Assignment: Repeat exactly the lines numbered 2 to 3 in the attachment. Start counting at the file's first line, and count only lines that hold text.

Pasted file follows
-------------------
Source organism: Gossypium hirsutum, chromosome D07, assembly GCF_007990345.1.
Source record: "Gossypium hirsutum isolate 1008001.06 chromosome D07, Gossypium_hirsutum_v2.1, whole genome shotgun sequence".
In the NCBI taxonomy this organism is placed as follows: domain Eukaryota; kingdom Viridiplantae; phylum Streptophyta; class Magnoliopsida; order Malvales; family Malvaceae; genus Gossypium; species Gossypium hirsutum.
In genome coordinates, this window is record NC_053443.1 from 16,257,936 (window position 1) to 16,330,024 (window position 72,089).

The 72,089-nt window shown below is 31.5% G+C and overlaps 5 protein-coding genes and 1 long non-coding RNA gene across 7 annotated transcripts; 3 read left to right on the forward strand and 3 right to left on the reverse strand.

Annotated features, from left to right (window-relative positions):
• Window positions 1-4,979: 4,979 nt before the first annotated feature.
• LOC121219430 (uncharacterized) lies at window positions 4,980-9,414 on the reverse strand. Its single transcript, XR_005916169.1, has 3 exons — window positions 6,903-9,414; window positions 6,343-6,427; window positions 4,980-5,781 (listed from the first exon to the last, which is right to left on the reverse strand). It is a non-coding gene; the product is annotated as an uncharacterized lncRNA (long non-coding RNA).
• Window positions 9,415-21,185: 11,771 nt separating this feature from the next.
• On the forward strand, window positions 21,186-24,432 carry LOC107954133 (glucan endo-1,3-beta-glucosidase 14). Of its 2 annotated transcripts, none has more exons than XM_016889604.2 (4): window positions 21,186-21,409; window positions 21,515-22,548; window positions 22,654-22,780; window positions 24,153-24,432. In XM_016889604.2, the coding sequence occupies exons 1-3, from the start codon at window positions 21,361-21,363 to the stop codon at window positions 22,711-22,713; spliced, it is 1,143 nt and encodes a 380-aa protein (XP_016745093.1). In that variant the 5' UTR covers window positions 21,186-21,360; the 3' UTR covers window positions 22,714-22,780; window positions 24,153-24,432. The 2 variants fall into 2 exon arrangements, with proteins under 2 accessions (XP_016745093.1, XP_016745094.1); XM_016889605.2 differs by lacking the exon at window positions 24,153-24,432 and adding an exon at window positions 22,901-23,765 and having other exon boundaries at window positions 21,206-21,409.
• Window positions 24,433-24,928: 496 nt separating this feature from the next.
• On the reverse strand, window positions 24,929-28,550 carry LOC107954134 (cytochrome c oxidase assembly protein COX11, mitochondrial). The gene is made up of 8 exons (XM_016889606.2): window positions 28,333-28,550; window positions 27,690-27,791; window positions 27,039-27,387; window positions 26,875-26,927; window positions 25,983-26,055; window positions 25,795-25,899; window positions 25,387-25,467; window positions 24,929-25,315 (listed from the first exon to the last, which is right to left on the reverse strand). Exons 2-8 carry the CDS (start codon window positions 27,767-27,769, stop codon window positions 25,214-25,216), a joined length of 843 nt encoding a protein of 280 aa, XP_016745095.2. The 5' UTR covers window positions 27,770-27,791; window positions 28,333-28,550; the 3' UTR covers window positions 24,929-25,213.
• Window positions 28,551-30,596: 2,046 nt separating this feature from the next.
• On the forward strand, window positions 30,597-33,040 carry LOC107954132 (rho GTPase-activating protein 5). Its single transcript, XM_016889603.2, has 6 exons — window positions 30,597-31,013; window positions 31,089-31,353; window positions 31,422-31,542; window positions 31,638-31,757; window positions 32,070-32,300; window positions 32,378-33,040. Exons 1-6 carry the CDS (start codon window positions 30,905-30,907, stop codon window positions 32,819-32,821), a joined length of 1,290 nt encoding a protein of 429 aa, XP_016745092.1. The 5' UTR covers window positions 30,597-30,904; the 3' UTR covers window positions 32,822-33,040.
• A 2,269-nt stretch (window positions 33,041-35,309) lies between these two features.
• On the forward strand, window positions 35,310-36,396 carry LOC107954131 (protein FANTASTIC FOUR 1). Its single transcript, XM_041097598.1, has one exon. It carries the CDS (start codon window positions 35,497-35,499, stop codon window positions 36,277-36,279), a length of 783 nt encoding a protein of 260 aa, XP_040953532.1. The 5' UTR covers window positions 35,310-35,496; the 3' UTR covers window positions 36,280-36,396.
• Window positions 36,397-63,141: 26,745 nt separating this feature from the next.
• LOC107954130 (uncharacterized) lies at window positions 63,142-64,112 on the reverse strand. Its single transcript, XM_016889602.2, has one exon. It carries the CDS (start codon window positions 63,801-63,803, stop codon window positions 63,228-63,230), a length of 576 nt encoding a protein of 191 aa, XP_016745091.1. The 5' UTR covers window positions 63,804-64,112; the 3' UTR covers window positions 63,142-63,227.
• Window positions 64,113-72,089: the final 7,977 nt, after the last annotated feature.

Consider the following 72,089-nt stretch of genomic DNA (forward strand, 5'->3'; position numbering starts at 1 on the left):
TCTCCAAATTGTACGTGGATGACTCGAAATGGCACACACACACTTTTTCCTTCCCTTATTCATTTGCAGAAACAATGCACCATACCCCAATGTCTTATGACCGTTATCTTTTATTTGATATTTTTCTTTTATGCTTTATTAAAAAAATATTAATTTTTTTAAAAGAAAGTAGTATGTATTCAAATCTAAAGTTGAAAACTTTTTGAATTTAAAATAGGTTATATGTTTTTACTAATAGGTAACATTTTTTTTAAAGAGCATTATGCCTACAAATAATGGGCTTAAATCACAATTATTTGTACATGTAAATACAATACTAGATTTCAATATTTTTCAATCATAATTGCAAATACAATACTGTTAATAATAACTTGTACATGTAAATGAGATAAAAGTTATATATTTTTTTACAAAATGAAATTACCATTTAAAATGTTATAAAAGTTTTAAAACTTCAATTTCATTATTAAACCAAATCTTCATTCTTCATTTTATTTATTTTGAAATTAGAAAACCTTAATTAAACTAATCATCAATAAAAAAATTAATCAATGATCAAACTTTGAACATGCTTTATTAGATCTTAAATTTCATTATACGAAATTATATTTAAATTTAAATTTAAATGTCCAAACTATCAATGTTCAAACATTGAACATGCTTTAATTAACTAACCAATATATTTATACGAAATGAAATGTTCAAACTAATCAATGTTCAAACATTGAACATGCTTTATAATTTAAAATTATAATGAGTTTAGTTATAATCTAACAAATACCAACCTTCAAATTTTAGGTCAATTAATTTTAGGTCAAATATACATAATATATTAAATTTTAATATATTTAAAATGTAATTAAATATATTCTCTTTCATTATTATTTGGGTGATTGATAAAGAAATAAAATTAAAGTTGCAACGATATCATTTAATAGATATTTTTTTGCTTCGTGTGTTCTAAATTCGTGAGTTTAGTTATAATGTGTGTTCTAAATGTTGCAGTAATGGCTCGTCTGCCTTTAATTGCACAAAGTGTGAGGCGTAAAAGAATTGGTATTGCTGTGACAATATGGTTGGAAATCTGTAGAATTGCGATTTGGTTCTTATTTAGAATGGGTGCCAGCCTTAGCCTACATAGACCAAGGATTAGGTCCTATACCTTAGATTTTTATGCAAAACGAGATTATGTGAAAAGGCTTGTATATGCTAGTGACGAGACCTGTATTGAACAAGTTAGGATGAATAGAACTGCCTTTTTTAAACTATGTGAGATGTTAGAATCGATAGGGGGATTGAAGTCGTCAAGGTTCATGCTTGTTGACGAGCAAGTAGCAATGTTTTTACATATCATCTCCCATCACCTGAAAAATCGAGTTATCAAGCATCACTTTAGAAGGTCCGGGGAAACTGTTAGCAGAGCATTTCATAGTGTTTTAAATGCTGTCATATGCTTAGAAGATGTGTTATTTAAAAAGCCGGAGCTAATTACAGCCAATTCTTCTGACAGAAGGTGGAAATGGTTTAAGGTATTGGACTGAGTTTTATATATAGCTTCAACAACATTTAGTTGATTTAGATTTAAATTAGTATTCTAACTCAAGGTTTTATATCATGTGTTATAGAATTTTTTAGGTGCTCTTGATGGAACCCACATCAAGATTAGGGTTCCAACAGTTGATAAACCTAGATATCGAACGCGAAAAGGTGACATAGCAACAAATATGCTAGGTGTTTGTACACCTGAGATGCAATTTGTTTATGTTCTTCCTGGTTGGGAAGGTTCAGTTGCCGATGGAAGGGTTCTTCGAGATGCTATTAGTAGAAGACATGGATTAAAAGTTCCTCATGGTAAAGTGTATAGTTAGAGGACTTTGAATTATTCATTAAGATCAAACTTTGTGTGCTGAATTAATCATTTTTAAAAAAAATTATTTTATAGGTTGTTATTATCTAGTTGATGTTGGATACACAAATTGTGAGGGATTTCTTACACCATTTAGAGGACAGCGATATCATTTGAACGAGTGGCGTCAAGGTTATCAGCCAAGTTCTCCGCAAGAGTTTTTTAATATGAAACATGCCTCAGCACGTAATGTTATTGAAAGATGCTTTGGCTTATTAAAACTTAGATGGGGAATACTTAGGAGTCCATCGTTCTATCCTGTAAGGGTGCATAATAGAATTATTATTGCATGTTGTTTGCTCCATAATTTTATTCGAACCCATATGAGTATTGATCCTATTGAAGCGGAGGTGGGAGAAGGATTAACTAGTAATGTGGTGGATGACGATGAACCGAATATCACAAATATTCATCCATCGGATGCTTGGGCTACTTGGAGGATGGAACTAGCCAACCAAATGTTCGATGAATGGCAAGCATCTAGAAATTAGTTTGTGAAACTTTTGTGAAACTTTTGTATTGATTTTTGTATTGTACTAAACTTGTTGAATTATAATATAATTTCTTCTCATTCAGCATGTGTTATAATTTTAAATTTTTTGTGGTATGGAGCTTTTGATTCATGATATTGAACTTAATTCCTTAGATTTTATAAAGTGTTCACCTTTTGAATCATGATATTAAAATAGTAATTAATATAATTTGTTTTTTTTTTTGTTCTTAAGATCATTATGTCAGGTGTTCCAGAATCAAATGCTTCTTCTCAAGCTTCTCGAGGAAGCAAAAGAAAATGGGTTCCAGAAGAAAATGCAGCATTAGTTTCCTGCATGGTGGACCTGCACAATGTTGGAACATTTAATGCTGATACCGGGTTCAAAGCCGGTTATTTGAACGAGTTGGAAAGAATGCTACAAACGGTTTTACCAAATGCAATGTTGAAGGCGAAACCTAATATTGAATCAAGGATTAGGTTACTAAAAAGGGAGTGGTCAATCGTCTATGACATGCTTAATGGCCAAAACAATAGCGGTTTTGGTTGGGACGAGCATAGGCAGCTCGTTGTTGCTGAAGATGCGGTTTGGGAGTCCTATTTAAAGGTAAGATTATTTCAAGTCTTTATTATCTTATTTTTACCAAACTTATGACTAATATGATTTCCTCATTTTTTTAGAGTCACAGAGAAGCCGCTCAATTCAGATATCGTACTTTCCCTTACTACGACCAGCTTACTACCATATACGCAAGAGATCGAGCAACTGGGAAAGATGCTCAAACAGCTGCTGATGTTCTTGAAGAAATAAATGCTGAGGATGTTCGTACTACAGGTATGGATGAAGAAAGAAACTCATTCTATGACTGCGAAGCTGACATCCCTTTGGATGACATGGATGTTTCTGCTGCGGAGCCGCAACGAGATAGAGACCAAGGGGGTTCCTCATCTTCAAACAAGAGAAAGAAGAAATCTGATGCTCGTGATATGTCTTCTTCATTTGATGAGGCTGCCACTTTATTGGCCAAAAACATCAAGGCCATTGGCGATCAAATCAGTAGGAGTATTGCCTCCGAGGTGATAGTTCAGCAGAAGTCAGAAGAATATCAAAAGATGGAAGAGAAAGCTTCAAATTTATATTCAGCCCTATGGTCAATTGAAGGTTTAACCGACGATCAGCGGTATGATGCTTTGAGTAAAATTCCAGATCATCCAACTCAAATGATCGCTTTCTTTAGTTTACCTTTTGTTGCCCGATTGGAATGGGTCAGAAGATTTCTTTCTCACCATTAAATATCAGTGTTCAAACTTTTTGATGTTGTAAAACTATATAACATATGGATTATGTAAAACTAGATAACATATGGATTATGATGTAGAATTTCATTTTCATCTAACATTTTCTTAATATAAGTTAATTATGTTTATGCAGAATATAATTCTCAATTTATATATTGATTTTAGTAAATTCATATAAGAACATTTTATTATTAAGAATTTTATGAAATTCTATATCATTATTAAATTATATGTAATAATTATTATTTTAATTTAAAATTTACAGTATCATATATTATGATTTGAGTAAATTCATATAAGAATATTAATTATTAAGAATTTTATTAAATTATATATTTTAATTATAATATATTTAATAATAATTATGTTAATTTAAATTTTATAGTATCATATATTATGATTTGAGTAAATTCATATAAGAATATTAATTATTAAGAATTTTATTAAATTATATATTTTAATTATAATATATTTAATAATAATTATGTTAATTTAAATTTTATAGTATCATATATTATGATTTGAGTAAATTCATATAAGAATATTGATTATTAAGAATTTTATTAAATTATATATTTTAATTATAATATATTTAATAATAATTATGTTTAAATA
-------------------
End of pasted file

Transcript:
Source record: "Gossypium hirsutum isolate 1008001.06 chromosome D07, Gossypium_hirsutum_v2.1, whole genome shotgun sequence".
In the NCBI taxonomy this organism is placed as follows: domain Eukaryota; kingdom Viridiplantae; phylum Streptophyta; class Magnoliopsida; order Malvales; family Malvaceae; genus Gossypium; species Gossypium hirsutum.